Monday, March 30, 2015

Palm Sunday 1461: the bloodiest battle of the Middle Ages in England

For the people of Towton, the bloody red cope of the Palm Sunday procession has another significance; for on that day, in 1461, the armies of York and Lancaster met on the battlefield amidst a snowstorm in a contest for the English crown. By its end, an estimated 28,000 men altogether were dead. Both sides announced no quarter was to be given. The fleeing Lancastrians filled the rivers with their dead, both from drowning and from being cut down. Only when they were filled to the brim could the retreating soldiers cross, stepping over the corpses of their fallen comrades. The waters flowed red with blood for days afterward.

Before the battle, the Yorkist commander Richard Neville, Earl of Warwick, called the Kingmaker, is said by legend to have killed his horse, saying "Let him fly that will, for surely I will tarry with him that will tarry with me". This told his men that he was going to fight on foot beside them, and that by killing his horse, he'd have no chance to flee the field if the battle went sour. According to local tradition, this was the reason that, for several centuries afterward, a large patch of ground in south Warwickshire was cut in the shape of a horse every Palm Sunday. Since the soil underneath was of red clay, this was called the Vale of the Red Horse.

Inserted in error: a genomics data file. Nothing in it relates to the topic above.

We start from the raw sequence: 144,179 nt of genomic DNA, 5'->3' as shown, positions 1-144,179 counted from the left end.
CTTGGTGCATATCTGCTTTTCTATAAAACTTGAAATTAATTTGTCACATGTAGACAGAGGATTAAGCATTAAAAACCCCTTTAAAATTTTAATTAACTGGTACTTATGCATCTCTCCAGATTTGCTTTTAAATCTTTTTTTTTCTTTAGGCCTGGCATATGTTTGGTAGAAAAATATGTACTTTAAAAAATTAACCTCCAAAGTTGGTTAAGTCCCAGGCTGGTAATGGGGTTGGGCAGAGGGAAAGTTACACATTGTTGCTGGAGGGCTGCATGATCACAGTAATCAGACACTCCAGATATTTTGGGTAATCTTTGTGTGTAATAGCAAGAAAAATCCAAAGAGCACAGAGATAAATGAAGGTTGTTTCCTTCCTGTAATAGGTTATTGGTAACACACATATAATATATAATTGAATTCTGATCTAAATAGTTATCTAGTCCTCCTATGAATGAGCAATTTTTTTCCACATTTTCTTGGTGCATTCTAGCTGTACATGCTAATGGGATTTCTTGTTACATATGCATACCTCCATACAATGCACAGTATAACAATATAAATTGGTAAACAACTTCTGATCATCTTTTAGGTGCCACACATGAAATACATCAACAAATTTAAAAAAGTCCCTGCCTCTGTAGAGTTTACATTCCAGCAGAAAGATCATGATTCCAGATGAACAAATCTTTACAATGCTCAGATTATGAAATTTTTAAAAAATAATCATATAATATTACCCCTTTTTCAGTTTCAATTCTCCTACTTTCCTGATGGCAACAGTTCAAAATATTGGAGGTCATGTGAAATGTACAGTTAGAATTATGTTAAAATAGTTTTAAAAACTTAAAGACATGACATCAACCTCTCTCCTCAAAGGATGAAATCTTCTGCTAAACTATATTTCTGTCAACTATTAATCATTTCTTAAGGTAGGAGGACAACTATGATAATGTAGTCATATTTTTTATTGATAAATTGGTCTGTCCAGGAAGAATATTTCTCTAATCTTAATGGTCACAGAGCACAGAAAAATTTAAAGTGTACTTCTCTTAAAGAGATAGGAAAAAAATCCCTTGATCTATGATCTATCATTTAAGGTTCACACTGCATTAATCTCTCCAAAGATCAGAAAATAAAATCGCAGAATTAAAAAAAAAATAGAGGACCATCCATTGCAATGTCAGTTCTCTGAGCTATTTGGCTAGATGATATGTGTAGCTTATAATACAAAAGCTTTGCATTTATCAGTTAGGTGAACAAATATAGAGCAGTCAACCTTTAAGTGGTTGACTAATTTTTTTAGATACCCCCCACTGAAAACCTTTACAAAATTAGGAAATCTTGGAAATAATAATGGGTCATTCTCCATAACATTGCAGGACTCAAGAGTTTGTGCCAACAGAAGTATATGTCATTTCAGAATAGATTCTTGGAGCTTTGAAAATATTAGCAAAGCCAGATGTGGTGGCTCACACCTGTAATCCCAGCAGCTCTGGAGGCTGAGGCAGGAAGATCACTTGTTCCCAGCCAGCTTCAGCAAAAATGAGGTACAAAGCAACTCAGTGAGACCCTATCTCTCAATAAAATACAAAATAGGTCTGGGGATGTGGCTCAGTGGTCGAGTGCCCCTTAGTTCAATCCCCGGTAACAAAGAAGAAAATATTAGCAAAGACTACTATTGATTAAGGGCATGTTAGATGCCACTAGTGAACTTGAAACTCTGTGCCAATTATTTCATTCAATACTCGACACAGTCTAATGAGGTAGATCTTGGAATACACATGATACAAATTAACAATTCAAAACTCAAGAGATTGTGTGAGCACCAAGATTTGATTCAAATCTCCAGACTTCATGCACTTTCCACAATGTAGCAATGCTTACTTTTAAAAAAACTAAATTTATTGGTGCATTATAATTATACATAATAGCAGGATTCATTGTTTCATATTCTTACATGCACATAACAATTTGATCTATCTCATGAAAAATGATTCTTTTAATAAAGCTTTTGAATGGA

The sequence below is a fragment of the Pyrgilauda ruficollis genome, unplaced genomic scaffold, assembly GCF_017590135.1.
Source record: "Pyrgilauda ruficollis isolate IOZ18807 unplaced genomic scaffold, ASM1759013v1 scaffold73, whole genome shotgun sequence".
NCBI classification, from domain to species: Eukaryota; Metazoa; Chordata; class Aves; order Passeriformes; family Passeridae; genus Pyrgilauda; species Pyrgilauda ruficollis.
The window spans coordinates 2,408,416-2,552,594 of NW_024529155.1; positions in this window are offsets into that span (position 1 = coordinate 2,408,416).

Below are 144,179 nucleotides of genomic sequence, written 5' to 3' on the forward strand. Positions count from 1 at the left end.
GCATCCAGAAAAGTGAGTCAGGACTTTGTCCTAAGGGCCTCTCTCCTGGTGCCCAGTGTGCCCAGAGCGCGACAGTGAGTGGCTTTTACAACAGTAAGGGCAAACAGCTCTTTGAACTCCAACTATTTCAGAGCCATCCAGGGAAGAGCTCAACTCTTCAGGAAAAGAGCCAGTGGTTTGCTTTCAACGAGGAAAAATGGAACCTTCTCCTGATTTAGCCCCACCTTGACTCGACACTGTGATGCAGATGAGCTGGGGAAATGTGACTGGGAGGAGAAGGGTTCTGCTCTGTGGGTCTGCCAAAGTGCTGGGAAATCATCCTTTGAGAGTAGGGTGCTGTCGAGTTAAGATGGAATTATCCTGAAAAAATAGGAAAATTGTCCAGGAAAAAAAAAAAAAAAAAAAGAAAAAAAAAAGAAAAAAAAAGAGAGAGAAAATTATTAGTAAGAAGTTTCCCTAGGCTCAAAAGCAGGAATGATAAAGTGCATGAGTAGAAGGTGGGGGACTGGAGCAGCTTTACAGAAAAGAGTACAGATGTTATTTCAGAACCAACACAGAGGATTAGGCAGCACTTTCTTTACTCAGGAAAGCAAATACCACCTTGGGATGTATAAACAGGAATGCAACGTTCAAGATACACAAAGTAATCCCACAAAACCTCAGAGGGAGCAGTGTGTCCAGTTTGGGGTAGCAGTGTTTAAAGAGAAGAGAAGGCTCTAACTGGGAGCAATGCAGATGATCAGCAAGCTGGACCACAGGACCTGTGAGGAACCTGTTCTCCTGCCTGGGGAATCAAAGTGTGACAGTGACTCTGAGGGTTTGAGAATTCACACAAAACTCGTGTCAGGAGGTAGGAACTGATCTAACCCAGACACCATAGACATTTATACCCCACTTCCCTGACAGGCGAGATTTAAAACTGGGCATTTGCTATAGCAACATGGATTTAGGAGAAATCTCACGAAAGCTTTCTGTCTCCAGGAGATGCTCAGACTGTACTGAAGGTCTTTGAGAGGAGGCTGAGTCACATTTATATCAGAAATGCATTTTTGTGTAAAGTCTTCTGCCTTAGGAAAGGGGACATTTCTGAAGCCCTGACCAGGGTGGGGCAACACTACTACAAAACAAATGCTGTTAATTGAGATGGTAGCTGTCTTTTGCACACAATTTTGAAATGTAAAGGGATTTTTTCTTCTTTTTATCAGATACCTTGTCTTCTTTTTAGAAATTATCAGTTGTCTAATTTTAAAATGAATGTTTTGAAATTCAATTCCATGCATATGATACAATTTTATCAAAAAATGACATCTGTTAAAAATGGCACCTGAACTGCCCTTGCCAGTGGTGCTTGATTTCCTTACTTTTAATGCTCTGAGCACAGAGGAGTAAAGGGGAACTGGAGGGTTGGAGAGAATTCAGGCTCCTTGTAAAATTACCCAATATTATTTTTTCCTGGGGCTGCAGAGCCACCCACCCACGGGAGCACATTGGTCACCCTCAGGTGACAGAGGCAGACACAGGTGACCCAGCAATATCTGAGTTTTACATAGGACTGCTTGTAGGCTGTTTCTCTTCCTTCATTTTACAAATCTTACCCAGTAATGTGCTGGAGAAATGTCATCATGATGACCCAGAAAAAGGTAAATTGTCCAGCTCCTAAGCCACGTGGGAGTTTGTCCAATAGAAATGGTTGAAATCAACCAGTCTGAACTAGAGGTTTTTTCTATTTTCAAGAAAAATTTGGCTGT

All articles in my Holy Week 2015 series, short and long

The kiss of peace (for Spy Wednesday)

Terra tremuit! (the Offertory antiphon of Easter Sunday)

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